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  #1  
Old April 28th, 2006, 01:28 PM
stofsk stofsk is offline
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I'm interested in hearing how you decide to ref your games. Do you plan things down to the finest detail, do you make use of the adventures that are released? Or are you the 'fly by the seat of your pants' referee? Where improvisation rules and planning be damned.

Both are extremes, so I wager most refs will fall in a middle ground. Though I imagine there is always room for manoeuver. Planning more than improvising, or planning for certain things while the rest is more or less on the fly.

Secondly, what little things do you do - either in-game or out-of-game - to *enhance* the play experience? Do you have atmospheric music run in the background? Do you have artwork that depicts who or what is encountered in-game? Do you get a game tithe thing happening where players come with offers of booze and feasts of snacks to appease the mighty gamemaster? Do you use miniatures, do you have a large print off starmap you pin on the wall the players can always get up and look at? "Oh! So THAT'S where we are... and that's why we're being attacked, because there's this red circle thing around the system."

Thirdly, is there stuff that you just don't do? Certain things that haven't worked (the music thing: maybe you found that it was too distracting)?
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  #2  
Old April 28th, 2006, 02:56 PM
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I am definately a fly by the seat of my pants ref.

I let the jump capacitators hold a charge pert near indefinately. And even let the pc's fuel up after charging up to add jump range.

Most, if not all, of the ships that I use or design are way over the tonnage or space allowed for that ship.

I've cheerfully used the traders and gunboats plan for the far trader without nary a peep from my players.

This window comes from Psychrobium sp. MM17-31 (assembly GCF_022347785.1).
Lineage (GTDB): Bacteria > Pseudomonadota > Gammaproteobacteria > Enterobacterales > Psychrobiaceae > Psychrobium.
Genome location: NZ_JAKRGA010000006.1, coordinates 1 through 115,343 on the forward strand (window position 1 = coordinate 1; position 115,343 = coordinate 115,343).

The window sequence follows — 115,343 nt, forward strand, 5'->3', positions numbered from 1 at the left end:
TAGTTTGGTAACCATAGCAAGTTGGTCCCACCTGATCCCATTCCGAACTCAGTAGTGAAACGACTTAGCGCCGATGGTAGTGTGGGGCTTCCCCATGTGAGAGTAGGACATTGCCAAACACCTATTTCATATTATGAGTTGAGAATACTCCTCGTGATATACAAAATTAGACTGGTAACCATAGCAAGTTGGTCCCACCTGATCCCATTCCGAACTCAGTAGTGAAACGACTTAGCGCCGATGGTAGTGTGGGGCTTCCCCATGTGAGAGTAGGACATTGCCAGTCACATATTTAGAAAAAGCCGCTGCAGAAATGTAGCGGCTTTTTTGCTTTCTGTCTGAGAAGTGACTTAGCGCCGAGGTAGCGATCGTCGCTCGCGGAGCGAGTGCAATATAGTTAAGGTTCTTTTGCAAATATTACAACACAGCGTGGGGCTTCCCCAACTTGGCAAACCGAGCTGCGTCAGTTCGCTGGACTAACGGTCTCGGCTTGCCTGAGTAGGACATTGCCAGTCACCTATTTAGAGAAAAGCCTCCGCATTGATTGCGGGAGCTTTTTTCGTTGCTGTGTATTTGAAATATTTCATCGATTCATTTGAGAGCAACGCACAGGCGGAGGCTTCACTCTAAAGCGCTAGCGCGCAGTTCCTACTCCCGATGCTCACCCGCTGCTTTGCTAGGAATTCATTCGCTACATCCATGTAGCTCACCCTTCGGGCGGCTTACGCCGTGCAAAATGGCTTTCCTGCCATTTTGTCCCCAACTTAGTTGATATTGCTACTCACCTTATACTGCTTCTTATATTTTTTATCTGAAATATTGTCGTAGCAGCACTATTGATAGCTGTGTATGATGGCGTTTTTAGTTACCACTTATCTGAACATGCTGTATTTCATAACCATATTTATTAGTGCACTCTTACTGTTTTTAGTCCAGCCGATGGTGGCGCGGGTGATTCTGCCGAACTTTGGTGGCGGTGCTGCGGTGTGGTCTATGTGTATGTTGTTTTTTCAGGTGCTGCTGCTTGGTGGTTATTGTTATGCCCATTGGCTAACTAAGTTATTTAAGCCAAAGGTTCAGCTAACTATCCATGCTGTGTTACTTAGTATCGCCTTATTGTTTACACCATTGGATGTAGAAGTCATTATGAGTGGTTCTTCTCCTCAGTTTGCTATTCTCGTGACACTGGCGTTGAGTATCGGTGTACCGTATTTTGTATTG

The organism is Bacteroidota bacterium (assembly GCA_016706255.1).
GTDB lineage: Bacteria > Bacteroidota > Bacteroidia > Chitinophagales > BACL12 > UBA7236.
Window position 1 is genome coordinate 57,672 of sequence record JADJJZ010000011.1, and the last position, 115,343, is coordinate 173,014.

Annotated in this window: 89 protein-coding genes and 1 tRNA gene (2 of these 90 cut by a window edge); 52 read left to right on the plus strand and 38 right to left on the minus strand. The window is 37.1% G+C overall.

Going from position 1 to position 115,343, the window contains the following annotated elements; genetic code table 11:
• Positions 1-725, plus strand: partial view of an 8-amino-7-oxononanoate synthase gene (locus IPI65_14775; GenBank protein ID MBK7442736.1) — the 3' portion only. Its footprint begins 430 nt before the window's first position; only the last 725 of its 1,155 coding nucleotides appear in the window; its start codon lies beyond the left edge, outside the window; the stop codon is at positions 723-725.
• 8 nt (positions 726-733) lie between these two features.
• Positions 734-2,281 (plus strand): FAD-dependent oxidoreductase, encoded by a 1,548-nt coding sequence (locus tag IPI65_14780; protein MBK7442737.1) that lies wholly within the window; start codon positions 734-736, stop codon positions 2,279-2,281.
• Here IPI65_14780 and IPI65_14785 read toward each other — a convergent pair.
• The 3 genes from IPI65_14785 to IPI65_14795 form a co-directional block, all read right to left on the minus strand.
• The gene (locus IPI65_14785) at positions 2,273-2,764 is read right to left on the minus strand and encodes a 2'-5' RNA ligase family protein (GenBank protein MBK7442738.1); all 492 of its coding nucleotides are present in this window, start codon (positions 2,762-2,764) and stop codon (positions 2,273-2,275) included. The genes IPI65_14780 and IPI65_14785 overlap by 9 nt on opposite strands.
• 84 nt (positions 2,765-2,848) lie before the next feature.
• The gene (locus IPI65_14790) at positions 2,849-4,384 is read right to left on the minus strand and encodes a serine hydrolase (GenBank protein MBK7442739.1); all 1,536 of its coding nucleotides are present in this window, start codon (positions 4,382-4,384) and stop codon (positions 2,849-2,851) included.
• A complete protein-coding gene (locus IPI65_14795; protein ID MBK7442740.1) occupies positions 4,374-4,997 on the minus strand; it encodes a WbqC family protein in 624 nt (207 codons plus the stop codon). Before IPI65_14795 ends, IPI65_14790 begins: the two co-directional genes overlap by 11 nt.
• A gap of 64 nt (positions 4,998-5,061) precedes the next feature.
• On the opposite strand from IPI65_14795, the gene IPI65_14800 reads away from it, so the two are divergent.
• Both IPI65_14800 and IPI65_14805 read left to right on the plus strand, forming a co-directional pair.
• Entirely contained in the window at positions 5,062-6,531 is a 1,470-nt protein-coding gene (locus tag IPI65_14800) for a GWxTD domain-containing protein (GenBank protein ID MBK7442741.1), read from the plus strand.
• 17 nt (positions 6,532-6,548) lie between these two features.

And don't let me get started about putting drives and weapons into ships that not ought to have them fit all right and proper.

Why???

Because we have fun playing this game [img]smile.gif[/img]

And that's why we're all here too.
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Old April 28th, 2006, 03:08 PM
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All my stuff is created while comuting to and from the work by subway. Later at home I make some notes, which rarely take more than a single sheet of paper. That's all I need. No wonder I am fan of Traveller's simplicity as it fits nicely with my gaming style.
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Old April 28th, 2006, 05:19 PM
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Plans last about 5 minutes of playing time, so I make a generalized outline of what I want to give my players to work with, then it goes from there. As a player, I usually tear up what the ref had in mind, so turnabout is fair play. If we start with a generalization and the players want more specifics, either they get made up on the spot or pushed to the back burner til next session when I fill in the blanks.

For example: The game I am running head to head with a single player was left behind when he branched off in the opposite direction I was going. I made up things right and left to keep up with him. He met a NPC, asked a few questions about something, and I ended up with a main character when he decided to bring justice into that NPC's life. He ended with leaving the system, subsector, and even the Imperium just ahead of the local noble's wrath that his (the noble's) corrupt handling of the NPC was exposed. My opening plan was for the retired scout (PC) to take a message to a covert operative in the Federation of Arden, but he took up his fight for the underdog before I could get him his assignment with the old "You are a retired scout with a scout ship who has just been recalled..." routine. He went to Darrian, got a job looking for skipped shipowners and is now back in the Imperium playing bounty hunter to support his scout. He doesn't dare go to the Vilis subsector until he can find proper authorities to pass incriminating evidence about a certian Marquis. If we ever get a chance to play again, I have an offer that I think will entice him to turn in his scout ship at the nearest scout base. Then we will see if I can get my new plan going before he adopts another cause to scrap that plan.
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Old April 28th, 2006, 07:26 PM
Keklas Rekobah Keklas Rekobah is offline
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I like to plan each session as an outline with an "If/Then/Else" format. The more detailed the plan, however, the easier it is for the players to make it irrelevant. On that note, here are a few things for every referee to keep in mind:

- Anything a referee does can get the players angry. This includes doing nothing.
- Arguing with the referee is a sure way for players to get results (but not the results they want, right?).